Chardonnay is an important variety to the Australian wine industry and in recent years its popularity amongst consumers has been questioned. Anecdotal explanations for the decline abound, yet little research has been conducted. Using a multi-disciplinary approach, we used qualitative and quantitative methods to determine the reason for any decline in perception. Sensory descriptive analysis confirmed a wide range of flavour styles available in Australia, while preference mapping confirmed that several of the styles were highly liked by consumers; further, all styles had some segments of the market that were ‘followers’, though for the oak-driven style the segment was quite small. While focus groups did point to some negative perceptions about Chardonnay, further experimental and quantitative and qualitative survey work did not. We interpreted the broad range of results from multiple methods as indicating that there was not a negative perception of Chardonnay per se, but that within a peer group situation such as found in focus groups, it had become popular to say negative things about Chardonnay. Our results show that it is time for the industry to start talking positively about the prospects of Chardonnay, especially since the negative perception of Chardonnay reported in focus groups were largely echoed from anecdotal claims found in the popular press. There have been oversupply issues, alongside increased competition from other varieties which need to be taken into account, but our results show a positive future for Australian Chardonnay if flavour styles and size of market segments are taken into account.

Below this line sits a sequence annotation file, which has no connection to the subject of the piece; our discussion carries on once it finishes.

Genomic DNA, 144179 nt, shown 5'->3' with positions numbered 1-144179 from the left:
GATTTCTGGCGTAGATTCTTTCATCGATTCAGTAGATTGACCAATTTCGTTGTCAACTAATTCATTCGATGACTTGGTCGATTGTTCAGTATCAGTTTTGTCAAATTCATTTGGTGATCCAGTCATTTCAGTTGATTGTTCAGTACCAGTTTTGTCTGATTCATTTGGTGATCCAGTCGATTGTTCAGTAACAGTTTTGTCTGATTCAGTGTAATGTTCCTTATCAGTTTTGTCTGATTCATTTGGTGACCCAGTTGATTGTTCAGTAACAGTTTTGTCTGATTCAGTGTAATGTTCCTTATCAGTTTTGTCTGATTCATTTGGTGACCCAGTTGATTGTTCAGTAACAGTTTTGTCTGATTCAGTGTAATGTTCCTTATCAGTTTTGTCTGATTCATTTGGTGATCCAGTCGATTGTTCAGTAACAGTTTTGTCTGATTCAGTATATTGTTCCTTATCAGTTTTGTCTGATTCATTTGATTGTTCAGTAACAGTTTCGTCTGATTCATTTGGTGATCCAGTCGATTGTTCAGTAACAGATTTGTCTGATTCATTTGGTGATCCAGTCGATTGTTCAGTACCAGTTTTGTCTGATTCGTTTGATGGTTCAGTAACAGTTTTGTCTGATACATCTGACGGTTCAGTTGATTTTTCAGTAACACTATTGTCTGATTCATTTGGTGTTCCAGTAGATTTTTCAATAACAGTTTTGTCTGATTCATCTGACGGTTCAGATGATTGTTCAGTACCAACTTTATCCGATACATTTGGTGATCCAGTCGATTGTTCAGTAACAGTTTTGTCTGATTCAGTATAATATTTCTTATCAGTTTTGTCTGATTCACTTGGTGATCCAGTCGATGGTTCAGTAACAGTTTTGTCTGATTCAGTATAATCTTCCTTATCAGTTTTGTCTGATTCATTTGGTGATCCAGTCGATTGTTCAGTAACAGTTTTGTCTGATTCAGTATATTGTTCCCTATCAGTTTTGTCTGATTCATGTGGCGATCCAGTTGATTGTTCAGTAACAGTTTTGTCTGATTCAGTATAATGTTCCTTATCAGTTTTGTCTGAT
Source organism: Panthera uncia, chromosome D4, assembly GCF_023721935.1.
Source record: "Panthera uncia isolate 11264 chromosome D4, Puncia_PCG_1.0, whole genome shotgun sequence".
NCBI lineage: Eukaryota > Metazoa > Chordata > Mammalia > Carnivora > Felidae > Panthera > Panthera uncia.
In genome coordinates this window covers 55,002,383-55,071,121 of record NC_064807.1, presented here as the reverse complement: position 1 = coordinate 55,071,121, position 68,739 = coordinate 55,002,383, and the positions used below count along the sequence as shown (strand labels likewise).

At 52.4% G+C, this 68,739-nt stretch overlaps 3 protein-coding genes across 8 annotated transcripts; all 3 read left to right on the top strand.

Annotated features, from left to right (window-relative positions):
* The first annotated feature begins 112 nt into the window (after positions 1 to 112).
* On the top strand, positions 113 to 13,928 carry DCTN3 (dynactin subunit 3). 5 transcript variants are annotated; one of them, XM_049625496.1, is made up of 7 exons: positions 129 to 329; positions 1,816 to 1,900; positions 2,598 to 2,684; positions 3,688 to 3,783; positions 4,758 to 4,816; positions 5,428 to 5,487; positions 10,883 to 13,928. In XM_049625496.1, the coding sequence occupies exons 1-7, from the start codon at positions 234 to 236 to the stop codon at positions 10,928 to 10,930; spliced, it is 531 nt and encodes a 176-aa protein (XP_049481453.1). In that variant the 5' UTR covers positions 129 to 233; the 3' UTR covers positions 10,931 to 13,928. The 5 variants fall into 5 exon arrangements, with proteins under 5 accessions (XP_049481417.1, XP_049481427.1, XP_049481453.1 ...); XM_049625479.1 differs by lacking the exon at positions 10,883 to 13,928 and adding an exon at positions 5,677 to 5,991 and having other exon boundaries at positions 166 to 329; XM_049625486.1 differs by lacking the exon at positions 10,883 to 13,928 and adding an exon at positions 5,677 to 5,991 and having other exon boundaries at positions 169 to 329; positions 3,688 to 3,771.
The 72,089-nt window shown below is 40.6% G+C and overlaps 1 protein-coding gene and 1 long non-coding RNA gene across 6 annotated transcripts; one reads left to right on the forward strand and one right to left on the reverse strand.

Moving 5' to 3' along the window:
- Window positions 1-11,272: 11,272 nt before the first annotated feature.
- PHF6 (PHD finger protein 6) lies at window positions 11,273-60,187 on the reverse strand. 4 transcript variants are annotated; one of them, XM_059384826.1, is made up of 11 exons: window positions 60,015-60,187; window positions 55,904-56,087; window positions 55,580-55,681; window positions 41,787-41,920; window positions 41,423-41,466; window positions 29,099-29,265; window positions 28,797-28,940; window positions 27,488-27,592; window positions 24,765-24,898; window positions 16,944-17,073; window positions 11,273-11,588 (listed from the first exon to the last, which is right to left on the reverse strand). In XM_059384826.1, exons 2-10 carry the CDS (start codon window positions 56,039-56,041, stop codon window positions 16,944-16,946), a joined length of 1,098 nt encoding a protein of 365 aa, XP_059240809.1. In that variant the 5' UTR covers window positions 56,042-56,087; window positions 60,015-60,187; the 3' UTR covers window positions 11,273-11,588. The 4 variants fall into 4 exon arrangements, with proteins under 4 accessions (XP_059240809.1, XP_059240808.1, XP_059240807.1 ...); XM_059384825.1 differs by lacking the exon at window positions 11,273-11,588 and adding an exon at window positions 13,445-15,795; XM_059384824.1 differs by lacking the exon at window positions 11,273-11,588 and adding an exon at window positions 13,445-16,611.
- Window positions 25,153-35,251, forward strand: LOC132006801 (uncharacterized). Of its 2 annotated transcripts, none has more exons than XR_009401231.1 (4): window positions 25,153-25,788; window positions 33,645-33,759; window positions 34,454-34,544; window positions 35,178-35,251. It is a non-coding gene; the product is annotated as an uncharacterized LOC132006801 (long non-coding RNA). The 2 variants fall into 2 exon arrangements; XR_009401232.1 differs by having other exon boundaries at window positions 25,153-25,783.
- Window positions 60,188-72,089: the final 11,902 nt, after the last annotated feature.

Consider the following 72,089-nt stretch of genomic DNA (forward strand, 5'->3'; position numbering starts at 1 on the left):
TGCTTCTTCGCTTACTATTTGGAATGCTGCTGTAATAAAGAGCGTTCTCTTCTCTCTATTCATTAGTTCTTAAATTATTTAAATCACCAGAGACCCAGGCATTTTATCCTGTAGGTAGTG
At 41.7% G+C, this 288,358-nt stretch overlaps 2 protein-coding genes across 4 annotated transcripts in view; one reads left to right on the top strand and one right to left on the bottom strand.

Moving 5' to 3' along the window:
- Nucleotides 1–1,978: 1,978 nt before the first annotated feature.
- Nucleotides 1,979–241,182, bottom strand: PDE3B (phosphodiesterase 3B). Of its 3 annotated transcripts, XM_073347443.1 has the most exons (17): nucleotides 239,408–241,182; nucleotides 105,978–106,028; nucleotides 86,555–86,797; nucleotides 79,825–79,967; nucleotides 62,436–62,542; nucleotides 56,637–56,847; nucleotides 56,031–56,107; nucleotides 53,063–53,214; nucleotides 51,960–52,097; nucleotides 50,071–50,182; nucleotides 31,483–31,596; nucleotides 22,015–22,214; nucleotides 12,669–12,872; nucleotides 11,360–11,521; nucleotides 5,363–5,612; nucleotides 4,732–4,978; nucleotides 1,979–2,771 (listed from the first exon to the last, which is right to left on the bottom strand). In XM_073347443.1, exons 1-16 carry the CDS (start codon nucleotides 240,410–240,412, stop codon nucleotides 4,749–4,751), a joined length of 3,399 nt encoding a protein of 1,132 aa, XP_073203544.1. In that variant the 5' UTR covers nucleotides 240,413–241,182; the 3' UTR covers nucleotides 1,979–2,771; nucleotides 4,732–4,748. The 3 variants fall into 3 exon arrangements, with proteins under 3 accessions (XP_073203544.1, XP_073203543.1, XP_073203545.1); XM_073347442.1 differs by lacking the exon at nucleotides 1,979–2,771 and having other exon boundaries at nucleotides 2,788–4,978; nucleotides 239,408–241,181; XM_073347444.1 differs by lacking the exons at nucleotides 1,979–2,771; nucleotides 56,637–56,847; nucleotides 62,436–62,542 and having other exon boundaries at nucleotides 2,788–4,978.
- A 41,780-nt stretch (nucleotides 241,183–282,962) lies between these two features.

|Publication status||Published - 2013|
|Event||Australian Wine Industry Technical Conference - Sydney, Australia, Australia|
Duration: 13 Jul 2013 → 18 Jul 2013
|Conference||Australian Wine Industry Technical Conference|
|Period||13/07/13 → 18/07/13|